Below are some of the quilts I made over the 10 years or so before I started this blog. I take photos of most of my quilts, if only during the putting together stage. But not all of them. If you happen to have a quilt of mine that isn’t here, do send me a photo and I’ll happily add it!
Irish Chain Quilt – 2003
This is the first quilt I made, in 2003. It is a traditional pattern called Irish Chain. Usually, this quilt would be made from a floral print on a white background, but I preferred the drama of the batik background.
A traditional Irish Chain has all the little squares the same size, but because I used a technique called Quilt As You Go on this quilt, I had to use three different sizes of square in order to get a consistent sizing at the joins of each block.
I added the orange corners at a late stage of the design, to give the top some movement.
Each block (12″ square, in this case) was machine pieced, the batting and backing added and then the individual block was hand quilted, leaving a 1/2″ space round the sides. When all the blocks had been sandwiched and quilted, the blocks were joined by hand to assemble the whole quilt.
The Irish Chain quilt is backed with needle cord, which makes it very snuggly. It lives over the back of a settee in the living room, and the children wrap themselves in it when they come downstairs to watch TV in the mornings.
I made this quilt for my youngest daughter, in 2004. It was a bit of a gamble, as I let her choose the fabrics, and she chose a very busy palette! That’s what happens when you give a four year old the vote, I guess.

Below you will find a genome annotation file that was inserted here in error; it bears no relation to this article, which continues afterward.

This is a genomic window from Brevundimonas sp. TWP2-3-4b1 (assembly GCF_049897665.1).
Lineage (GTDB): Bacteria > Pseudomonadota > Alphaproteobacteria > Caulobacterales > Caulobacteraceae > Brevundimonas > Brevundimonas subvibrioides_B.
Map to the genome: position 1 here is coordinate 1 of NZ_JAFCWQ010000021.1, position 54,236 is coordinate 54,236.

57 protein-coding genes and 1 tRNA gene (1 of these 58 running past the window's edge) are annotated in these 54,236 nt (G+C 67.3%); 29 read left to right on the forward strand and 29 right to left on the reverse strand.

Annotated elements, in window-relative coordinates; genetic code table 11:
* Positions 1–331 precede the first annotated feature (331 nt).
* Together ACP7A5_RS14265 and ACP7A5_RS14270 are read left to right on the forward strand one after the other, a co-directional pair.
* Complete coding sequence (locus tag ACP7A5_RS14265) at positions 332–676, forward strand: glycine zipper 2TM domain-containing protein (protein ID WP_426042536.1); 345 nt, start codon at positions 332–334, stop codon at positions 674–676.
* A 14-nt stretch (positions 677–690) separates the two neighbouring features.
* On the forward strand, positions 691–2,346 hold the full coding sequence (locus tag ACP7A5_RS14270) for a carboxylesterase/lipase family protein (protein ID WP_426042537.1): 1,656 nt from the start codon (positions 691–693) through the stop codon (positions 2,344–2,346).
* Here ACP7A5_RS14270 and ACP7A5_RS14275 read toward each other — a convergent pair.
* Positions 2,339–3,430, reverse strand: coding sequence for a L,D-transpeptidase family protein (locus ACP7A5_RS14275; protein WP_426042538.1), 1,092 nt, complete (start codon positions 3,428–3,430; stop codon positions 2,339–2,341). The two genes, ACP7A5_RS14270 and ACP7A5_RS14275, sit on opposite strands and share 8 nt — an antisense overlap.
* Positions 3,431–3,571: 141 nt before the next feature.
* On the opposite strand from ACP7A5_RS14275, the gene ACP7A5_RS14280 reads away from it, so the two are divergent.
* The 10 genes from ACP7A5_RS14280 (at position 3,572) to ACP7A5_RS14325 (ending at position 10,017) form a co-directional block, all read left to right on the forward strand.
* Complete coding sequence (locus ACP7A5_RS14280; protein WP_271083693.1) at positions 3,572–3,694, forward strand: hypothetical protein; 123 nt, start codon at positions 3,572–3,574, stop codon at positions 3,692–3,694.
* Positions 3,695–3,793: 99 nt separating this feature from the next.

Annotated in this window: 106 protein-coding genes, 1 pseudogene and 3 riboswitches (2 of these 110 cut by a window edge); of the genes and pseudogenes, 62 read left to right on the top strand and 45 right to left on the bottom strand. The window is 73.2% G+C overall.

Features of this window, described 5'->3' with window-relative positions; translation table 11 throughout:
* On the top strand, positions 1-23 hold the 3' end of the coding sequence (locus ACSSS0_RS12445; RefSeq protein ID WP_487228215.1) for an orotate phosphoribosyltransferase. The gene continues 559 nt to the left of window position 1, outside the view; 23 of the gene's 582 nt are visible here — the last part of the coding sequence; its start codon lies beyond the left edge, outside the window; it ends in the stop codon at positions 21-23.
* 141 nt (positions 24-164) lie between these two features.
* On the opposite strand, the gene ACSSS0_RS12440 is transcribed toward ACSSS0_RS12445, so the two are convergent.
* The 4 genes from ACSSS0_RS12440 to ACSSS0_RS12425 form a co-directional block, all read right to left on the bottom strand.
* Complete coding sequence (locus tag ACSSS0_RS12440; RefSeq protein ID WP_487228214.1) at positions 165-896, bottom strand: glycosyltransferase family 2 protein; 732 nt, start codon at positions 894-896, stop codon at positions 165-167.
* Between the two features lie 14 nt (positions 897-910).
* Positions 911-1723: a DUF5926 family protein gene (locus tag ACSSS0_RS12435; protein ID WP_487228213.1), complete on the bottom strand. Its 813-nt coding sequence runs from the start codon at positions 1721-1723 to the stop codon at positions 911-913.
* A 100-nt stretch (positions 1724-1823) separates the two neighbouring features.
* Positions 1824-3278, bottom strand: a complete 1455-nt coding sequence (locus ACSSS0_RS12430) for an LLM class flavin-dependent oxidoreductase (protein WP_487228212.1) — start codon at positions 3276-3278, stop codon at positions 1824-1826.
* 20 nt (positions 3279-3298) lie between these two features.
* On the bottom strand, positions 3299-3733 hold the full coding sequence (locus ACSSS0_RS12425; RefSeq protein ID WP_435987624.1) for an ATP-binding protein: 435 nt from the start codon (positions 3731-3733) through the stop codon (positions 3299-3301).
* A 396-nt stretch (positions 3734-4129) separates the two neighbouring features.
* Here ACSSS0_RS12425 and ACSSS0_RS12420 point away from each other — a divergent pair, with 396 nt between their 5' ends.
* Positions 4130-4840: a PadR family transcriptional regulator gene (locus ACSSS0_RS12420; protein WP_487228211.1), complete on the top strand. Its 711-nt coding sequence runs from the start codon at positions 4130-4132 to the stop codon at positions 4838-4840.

The block is Jan Mullen’s Starz block, the setting is my own. The pink and purple columns use different size blocks, so I had to make sure I’d done the maths correctly!
The sawtooth border is based on an idea from Gwen Marston’s book, Liberated Quiltmaking.
I love the assymetry of this quilt. Each star works out differently, depending on how viciously you angle the fabrics on each other when you’re stitching.
The turquoise border gives the eye somewhere to rest, and really ties together all the fussy fabrics on the top of the quilt. The sawtooth was a really neat way of using up all the scraps.
I love the way the fabrics all work together – although I did have severe doubts about them when I was assembling the blocks!
Jeans Quilt – 2007
This quilt was a Christmas present for my oldest daughter in 2007, using old jeans which were given to me by friends, family and freecyclers over the course of the year. I worked out that I could cut a 9″ square comfortably from an adult sized pair of jeans.
I was determined to use at least one of every area of a pair of jeans on the top of the quilt. So there are pockets, a fly, inside and outside seams.
The pictures show some of the pockets, and other features, that were worked into the quilt. Because the top was quite bulky, this quilt was simply tied using a fancy yarn. The batting is an old fleece blanket, and the backing is some batik flannels I’d been saving. The whole quilt is incredibly heavy and warm.
These flannels wanted to be arranged in stripes. Unfortunately, they were all slightly different widths, so the binding had to be cut much wider than usual to even out the backing.
Donkey Quilt – 2008
I made a quilt for my eldest nephew when he was born, in November 2007. My sister’s close friend then had a baby early in 2008, and Sissy asked if I would make him a quilt, too. I was back at work full time, by now, and this was my first applique baby quilt. I incorporated the eye spy idea from the stars quilt for the edge blocks.
The donkey design is enlarged and slightly adapted from an applique for a babygro in Ottobre magazine. I distorted the perspectives, and added a plaited yarn tail to give it some interesting texture.
The squares around the central panel are the Jan Mullen Squarez block, based on a simple square (similar to the Klimt quilt), but free cut without measuring the initial strips, and offsetting the central square. Each central square has an “I-spy” element.
The applique was held in place with bondaweb, and then machine stitched using a narrow zigzag stitch and Madeira machine embroidery thread.